When considering these assets on the drawing board, it is easy to overlook the inconveniences of working from home: potential suboptimal Wi-Fi comes with extra costs to secure a fast connection, interpersonal skills are forgotten and lost, collaboration is harder to effectuate. However, there are hindrances too, namely concerning one of the fundamental human characteristics: the need for social interaction. Once this is considered, the remote-working rose-tinted lens turns more greyscale. Whilst some alone-time does come as a respite, what happens when this is week-long, month-long, even year-long?
Research conducted before the pandemic by The University of Manchester Chartered Occupational Psychologist, Dr Lynn Holdsworth, found that full-time remote work increases loneliness by 67%. Now looking at during the pandemic, where a much larger pool of the population was working online, a survey in the US and UK revealed that 67% of workers aged 18-34 found it harder to maintain friendships and relationships with work colleagues, 71% expressed concern about colleagues distancing themselves, and 54% put the blame on remote working for issues of drifting apart. 81% stated that they were worried about loneliness. It is evident that online working is a key contributor to the Loneliness Epidemic, but what does this actually mean for companies and businesses?
There is a strong correlation between loneliness and higher rates of depression, as well as anxiety and suicide. Symptoms of depression include poor concentration, disrupted sleep and fatigue, amongst others. So, while there’s the opportunity for that extra hour in bed, is an unhappy workforce going to be that better rested? And if concentration levels decrease with loneliness, is productivity really that much improved with remote working in the long-term? Interestingly, a European survey found that, despite only 19% of employers reporting a decrease in activity, 65% of employers do not trust their employees to work remotely. Such a high rate of distrust creates a vicious cycle – a lack of trust in any relationship creates feelings of unhappiness, which in turn becomes isolating, and so on and so forth.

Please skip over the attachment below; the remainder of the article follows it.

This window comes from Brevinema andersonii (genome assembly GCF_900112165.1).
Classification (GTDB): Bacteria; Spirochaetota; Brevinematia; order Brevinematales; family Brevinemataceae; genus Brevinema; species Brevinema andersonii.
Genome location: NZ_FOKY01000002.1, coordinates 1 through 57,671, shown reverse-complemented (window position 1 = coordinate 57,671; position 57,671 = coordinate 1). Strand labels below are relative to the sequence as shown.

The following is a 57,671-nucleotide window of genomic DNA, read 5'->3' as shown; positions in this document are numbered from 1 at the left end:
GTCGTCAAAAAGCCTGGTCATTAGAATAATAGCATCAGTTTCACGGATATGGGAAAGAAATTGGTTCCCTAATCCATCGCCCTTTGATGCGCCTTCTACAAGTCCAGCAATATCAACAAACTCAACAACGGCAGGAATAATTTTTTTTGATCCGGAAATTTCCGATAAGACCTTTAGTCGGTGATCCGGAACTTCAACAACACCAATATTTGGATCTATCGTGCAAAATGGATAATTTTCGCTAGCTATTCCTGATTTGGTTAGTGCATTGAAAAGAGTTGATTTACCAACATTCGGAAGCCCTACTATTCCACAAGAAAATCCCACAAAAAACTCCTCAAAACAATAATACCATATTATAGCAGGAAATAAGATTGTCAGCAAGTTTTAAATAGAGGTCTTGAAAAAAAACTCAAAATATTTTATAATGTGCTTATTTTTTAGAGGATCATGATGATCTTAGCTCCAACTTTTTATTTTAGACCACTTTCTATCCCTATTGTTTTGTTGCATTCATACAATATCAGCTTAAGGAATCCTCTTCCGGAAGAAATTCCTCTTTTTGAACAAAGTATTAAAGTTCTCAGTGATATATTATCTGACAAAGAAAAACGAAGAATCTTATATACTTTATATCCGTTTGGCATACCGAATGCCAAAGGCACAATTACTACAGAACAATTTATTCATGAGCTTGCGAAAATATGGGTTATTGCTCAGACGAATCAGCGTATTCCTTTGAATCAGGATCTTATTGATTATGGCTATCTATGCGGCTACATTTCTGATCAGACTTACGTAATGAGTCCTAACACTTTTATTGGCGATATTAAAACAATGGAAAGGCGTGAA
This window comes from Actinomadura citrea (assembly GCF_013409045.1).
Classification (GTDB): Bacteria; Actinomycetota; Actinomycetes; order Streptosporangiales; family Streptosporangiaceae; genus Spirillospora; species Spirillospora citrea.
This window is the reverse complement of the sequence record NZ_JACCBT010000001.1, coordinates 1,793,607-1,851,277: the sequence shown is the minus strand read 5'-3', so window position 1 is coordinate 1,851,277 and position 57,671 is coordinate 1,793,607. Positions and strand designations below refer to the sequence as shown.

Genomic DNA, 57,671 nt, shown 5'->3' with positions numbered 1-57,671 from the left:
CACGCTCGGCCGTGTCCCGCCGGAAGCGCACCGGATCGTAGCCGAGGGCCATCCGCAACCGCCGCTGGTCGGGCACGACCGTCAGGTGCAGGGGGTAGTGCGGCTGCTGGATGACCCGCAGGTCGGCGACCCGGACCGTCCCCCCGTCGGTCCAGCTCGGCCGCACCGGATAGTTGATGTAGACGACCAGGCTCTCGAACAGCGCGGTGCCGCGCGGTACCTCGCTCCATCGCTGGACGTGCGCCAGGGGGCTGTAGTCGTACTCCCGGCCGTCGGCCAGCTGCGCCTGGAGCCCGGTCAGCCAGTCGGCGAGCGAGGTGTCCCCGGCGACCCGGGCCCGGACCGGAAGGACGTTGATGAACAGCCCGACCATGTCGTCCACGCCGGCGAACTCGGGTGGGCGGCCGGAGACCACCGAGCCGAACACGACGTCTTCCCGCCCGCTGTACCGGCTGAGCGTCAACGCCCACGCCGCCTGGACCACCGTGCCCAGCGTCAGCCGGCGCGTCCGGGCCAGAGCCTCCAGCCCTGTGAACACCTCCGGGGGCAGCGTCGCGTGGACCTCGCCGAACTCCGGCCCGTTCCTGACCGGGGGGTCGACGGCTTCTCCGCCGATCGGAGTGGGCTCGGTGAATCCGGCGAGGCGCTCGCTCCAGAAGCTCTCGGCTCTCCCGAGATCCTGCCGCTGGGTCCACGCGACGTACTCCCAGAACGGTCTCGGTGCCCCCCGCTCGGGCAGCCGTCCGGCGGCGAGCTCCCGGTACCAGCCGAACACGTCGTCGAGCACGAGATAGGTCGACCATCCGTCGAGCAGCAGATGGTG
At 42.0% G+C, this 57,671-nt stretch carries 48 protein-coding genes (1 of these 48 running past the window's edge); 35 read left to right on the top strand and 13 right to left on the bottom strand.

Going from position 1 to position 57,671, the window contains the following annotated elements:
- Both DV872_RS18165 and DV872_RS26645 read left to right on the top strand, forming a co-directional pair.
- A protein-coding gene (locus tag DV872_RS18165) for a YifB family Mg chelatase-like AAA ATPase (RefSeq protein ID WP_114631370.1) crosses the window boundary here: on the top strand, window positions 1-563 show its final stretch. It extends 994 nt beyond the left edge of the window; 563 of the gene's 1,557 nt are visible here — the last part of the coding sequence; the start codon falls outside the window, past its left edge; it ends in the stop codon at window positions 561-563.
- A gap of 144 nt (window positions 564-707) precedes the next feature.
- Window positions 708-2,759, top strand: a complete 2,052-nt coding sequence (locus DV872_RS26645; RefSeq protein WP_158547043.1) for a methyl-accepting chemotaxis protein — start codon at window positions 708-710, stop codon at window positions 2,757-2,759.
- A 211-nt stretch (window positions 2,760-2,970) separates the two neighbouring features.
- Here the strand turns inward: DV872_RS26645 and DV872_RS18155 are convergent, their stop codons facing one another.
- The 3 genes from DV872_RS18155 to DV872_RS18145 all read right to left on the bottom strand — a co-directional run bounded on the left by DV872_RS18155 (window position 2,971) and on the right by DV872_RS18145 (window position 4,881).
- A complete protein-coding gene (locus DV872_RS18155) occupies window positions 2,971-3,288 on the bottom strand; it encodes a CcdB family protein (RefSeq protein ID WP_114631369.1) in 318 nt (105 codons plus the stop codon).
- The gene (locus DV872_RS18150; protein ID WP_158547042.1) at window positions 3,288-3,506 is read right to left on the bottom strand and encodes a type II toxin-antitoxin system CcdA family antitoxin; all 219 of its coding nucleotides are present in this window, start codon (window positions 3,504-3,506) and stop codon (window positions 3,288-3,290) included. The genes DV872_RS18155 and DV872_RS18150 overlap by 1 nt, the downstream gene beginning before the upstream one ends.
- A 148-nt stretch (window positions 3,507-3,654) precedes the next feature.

Although one might argue that, as the Holdsworth survey was conducted amongst young people, its findings are not representative of the whole working population, if remote working is to become a reality going forward, it will be this generation that experiences it. If the future of the workforce finds isolation so worrying, is remote working sustainable for the future?